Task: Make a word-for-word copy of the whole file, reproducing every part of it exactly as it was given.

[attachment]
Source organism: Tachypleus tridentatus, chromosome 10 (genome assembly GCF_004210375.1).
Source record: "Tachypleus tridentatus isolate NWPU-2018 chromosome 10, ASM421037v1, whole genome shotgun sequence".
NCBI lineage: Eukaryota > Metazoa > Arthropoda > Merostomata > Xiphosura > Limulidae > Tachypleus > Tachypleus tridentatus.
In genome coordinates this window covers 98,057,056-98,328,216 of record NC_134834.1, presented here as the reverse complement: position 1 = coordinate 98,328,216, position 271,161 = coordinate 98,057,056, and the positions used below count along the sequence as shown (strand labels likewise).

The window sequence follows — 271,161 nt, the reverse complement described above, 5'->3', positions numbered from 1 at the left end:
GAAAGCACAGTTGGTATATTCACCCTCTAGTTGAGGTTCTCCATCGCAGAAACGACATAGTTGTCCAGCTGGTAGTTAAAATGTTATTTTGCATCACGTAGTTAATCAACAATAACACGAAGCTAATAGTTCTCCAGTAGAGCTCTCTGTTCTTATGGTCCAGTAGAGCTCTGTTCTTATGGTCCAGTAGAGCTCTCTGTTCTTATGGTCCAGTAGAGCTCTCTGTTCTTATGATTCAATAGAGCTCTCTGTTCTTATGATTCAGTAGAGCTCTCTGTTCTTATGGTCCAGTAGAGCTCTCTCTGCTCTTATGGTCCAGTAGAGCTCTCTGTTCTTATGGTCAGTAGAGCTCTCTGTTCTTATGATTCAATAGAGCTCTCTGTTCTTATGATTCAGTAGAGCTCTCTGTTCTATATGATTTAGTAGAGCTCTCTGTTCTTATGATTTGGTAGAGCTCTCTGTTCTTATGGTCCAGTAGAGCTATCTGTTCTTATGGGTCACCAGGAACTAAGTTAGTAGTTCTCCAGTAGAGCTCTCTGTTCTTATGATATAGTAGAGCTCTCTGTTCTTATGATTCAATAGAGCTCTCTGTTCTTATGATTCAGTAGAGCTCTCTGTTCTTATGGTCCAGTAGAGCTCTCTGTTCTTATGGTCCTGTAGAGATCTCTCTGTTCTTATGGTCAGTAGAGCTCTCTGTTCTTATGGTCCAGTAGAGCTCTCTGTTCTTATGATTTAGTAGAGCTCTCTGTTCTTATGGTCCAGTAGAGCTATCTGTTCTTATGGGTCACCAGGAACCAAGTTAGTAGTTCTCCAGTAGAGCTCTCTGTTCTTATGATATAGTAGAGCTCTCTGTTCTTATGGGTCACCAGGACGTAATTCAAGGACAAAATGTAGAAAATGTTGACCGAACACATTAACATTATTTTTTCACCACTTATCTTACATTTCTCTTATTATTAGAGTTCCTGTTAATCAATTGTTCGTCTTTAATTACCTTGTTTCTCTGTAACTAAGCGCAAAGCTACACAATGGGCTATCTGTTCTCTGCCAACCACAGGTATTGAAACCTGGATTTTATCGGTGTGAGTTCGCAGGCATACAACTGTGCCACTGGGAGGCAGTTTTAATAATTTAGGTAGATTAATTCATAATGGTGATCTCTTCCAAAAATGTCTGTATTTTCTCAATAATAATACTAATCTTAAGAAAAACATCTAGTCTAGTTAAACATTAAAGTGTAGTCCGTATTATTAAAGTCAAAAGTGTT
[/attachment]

Source organism: Tachypleus tridentatus, chromosome 10 (genome assembly GCF_004210375.1).
Source record: "Tachypleus tridentatus isolate NWPU-2018 chromosome 10, ASM421037v1, whole genome shotgun sequence".
NCBI lineage: Eukaryota > Metazoa > Arthropoda > Merostomata > Xiphosura > Limulidae > Tachypleus > Tachypleus tridentatus.
In genome coordinates this window covers 98,057,056-98,328,216 of record NC_134834.1, presented here as the reverse complement: position 1 = coordinate 98,328,216, position 271,161 = coordinate 98,057,056, and the positions used below count along the sequence as shown (strand labels likewise).

The window sequence follows — 271,161 nt, the reverse complement described above, 5'->3', positions numbered from 1 at the left end:
GAAAGCACAGTTGGTATATTCACCCTCTAGTTGAGGTTCTCCATCGCAGAAACGACATAGTTGTCCAGCTGGTAGTTAAAATGTTATTTTGCATCACGTAGTTAATCAACAATAACACGAAGCTAATAGTTCTCCAGTAGAGCTCTCTGTTCTTATGGTCCAGTAGAGCTCTGTTCTTATGGTCCAGTAGAGCTCTCTGTTCTTATGGTCCAGTAGAGCTCTCTGTTCTTATGATTCAATAGAGCTCTCTGTTCTTATGATTCAGTAGAGCTCTCTGTTCTTATGGTCCAGTAGAGCTCTCTCTGCTCTTATGGTCCAGTAGAGCTCTCTGTTCTTATGGTCAGTAGAGCTCTCTGTTCTTATGATTCAATAGAGCTCTCTGTTCTTATGATTCAGTAGAGCTCTCTGTTCTATATGATTTAGTAGAGCTCTCTGTTCTTATGATTTGGTAGAGCTCTCTGTTCTTATGGTCCAGTAGAGCTATCTGTTCTTATGGGTCACCAGGAACTAAGTTAGTAGTTCTCCAGTAGAGCTCTCTGTTCTTATGATATAGTAGAGCTCTCTGTTCTTATGATTCAATAGAGCTCTCTGTTCTTATGATTCAGTAGAGCTCTCTGTTCTTATGGTCCAGTAGAGCTCTCTGTTCTTATGGTCCTGTAGAGATCTCTCTGTTCTTATGGTCAGTAGAGCTCTCTGTTCTTATGGTCCAGTAGAGCTCTCTGTTCTTATGATTTAGTAGAGCTCTCTGTTCTTATGGTCCAGTAGAGCTATCTGTTCTTATGGGTCACCAGGAACCAAGTTAGTAGTTCTCCAGTAGAGCTCTCTGTTCTTATGATATAGTAGAGCTCTCTGTTCTTATGGGTCACCAGGACGTAATTCAAGGACAAAATGTAGAAAATGTTGACCGAACACATTAACATTATTTTTTCACCACTTATCTTACATTTCTCTTATTATTAGAGTTCCTGTTAATCAATTGTTCGTCTTTAATTACCTTGTTTCTCTGTAACTAAGCGCAAAGCTACACAATGGGCTATCTGTTCTCTGCCAACCACAGGTATTGAAACCTGGATTTTATCGGTGTGAGTTCGCAGGCATACAACTGTGCCACTGGGAGGCAGTTTTAATAATTTAGGTAGATTAATTCATAATGGTGATCTCTTCCAAAAATGTCTGTATTTTCTCAATAATAATACTAATCTTAAGAAAAACATCTAGTCTAGTTAAACATTAAAGTGTAGTCCGTATTATTAAAGTCAAAAGTGTT